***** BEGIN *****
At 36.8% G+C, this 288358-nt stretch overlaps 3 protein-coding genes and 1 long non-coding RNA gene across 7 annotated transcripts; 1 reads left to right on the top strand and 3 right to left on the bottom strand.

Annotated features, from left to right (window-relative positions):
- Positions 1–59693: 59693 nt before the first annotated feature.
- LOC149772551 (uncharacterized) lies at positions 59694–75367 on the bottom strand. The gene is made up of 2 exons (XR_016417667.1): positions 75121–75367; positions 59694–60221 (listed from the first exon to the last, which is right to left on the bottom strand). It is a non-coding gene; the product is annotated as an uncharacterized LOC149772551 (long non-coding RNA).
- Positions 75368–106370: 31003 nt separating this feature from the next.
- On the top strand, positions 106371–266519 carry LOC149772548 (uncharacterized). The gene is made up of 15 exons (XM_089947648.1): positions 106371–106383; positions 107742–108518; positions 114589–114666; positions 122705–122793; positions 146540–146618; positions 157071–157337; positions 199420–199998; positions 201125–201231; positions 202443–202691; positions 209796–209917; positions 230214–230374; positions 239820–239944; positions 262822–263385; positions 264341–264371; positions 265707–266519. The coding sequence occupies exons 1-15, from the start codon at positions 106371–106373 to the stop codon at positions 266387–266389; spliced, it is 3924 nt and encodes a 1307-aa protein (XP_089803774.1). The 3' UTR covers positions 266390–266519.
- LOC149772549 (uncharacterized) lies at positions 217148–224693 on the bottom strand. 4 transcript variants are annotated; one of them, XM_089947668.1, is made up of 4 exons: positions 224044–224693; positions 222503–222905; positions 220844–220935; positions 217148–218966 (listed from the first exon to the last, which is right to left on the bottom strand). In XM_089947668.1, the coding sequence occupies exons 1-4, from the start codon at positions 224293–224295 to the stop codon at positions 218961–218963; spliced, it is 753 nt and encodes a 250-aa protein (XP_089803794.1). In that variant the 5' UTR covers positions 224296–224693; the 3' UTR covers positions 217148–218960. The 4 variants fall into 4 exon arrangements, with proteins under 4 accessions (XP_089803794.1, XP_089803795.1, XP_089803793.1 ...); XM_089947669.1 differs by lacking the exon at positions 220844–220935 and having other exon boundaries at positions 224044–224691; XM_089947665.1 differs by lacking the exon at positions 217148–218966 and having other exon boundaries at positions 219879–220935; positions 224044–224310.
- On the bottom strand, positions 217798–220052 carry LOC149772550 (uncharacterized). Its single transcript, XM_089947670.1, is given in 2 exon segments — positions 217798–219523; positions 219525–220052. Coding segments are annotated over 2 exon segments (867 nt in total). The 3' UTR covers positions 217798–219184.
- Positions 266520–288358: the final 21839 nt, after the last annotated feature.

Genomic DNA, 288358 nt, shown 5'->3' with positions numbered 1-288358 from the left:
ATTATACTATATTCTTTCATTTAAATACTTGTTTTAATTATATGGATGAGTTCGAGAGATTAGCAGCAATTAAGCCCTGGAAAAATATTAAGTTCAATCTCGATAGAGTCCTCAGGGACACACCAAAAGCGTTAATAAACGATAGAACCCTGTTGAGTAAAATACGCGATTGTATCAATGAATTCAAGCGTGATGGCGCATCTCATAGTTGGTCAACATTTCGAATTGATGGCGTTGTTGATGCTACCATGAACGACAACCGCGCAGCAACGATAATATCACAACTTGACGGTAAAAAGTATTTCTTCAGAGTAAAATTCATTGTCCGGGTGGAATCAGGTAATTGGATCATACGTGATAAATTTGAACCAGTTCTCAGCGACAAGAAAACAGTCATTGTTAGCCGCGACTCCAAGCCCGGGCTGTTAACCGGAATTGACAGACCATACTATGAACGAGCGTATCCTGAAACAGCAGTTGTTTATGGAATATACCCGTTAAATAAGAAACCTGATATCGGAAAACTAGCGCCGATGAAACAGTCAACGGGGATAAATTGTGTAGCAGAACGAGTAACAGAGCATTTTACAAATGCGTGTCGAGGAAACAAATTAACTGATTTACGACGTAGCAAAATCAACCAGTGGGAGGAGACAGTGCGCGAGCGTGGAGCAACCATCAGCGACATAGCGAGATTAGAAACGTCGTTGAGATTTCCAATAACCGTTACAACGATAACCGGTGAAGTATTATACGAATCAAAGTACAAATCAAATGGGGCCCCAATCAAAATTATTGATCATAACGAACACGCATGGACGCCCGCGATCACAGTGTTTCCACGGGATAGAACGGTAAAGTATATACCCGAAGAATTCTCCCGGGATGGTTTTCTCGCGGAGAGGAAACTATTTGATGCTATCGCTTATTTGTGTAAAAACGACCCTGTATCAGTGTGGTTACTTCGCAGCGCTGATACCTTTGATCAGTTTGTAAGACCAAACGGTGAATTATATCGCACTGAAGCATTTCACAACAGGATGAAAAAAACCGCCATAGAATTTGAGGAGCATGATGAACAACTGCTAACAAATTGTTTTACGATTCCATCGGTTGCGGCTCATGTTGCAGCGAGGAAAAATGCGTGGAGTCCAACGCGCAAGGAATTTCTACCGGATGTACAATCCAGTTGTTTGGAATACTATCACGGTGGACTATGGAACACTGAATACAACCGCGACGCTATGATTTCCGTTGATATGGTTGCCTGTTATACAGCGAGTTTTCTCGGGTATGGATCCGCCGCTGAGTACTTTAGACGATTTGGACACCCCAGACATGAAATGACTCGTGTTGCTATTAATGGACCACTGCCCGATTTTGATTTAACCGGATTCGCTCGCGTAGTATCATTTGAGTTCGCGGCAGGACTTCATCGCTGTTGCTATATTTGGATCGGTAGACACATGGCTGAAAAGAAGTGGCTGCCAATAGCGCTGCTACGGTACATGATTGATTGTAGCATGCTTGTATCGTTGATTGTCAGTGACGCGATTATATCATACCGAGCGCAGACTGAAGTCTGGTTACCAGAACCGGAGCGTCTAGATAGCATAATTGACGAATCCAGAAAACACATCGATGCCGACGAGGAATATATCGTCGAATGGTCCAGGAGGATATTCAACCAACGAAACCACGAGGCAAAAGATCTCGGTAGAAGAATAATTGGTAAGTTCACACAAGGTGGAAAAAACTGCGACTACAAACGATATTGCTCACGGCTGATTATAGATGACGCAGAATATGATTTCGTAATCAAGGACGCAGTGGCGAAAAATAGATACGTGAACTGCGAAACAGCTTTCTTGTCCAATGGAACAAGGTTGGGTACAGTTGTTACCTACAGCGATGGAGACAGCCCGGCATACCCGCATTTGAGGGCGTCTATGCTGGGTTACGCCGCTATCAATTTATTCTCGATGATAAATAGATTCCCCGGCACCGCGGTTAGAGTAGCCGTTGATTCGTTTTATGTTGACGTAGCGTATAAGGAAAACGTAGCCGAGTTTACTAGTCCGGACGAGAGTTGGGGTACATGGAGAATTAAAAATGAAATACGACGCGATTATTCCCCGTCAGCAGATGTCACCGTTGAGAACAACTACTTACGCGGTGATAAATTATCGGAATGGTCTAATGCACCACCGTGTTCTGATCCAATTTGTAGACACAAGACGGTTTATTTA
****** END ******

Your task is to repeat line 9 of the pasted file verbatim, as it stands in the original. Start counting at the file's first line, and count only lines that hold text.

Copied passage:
- Positions 266520–288358: the final 21839 nt, after the last annotated feature.